Report on Investigation of Poisonous and Venomous Fishes at Palmyra Island

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Report on Investigation of Poisonous and Venomous Fishes at Palmyra Island


During the late 1940's and early 1950's, reports of fish poisoning from around the line islands and central Pacific became rampant. Scores of previously edible fish were now causing severe illness, and in some cases death. The Navy, acknowledging many of these reports came from areas where they had established bases of operation during WW2, sent a team to investigate.

Palmyra was chosen as the ideal location for studying and collecting samples, and for 2 months a small team lived and worked there, aided by the caretaker at the time, Otto Hornung, who also assisted the Navy during the WW2 occupation.

This detailed documented covers the types of fish collected and the work done, as well as details of their stay.


Bruce Halstead



School of Tropical and Preventive Medicine




Public Domain



Text Item Type Metadata


To: Head, Biology Branch 6 May 1953

Office of Naval Research
Deportoent of the Navy
Washington 25, D.C.

From: Bruce W. Halstead, M.D.. Project Director
School of Tropical and Preventive Medicine
College of Medical Evangelists
Loma Linda, California

Subj: report on investigation of Poisonous and venomous fishes at Palmyra Island, Line Islands, during 13 April to 2 May 1953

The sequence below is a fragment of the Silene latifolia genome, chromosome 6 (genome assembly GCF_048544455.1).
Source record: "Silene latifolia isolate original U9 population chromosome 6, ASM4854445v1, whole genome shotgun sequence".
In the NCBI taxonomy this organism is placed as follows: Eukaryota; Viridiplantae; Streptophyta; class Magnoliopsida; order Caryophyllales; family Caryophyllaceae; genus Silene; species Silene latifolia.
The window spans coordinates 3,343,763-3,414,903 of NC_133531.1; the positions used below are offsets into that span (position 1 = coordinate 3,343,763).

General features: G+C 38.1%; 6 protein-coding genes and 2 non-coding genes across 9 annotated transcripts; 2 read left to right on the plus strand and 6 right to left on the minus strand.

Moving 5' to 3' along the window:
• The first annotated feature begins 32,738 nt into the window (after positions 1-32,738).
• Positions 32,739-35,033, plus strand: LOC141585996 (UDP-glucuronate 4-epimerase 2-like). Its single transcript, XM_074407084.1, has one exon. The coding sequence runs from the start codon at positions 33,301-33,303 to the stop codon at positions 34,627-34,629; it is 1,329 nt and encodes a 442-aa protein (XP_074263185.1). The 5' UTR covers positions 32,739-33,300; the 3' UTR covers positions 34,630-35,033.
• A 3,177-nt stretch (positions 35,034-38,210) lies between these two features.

The northern Line Islands, which comprise Kingman Reef, Palmyra, Wash-
ington, Fanning and Chrismas Islands, represent one of the most interesting
poisonous fish areas in the tropical Pacific. Prior to 19149 fishes in the
Line Islands, with the exception of puffers, were edible. Large nuabers of
red snapper were formerly shipped fron Palmyra Island and sold in the Honolulu
markets. Then in 1943 the first of a series of outbreaks were reported from
eating Palmyra red snappers. During the winter of 1944 there were two differ-
ent outbreaks involving thirty-eight cases of fish poisoning which occurred
in Honolulu from eating sea bass that had been shipped in from Christmas and
Midway Islands. Between February 1946 and April 1947 there were ninty-five
cases of fish poisoning which occurred at Fanning Island from eating rockcod,
porapano, surgeonfish, red snapper, carrotfish and mullet. The interesting
thing about this latter outbreak was that the victims had eaten the same
species of fishes which they had always eaten. Strange as this phenomenon
might appear the story had been checked and rechecked on a number of differ-
ent occasions and has been adequately documented as a scientific fact. Since
1957 there have been numerous outbreaks among both native and transient pop-
ulations in the northern Line Islands. At the present time the reef fishes
of the northern Line Islands are not permitted to be sold on a commercial
basis in the Territory of Hawaii.

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During the latter part of 1950 a small collection of fishes which
had been collected by the Pacific Fishery Investigations, US. Fish and
Wildlife Service, in the Line Islands were shipped to us for analysis.

Some of these fishes were found to be toxic. Then during 4 January to
6 March 1951, Mr. Kenneth Groves of our staff conducted a field investi-
gation in the Line Islands. The trip was sponsored by the Office of Naval
Research and the Pacific Oceanic Fishery Investigations. The material
obtained fron the 1951 trip was screened and again toxic fishes were found.

In revising this material it was felt that a larger collection of fishes
should be obtained from the Line Island and that a more thorough survey
should be conducted on one of the islands which would be representative of
the group. Palmyra was selected on the basis that it was an American posess-
ion and has been the center of a nusber of epidemics. The survey was made
during the month of April since the fishes would be in the midst of their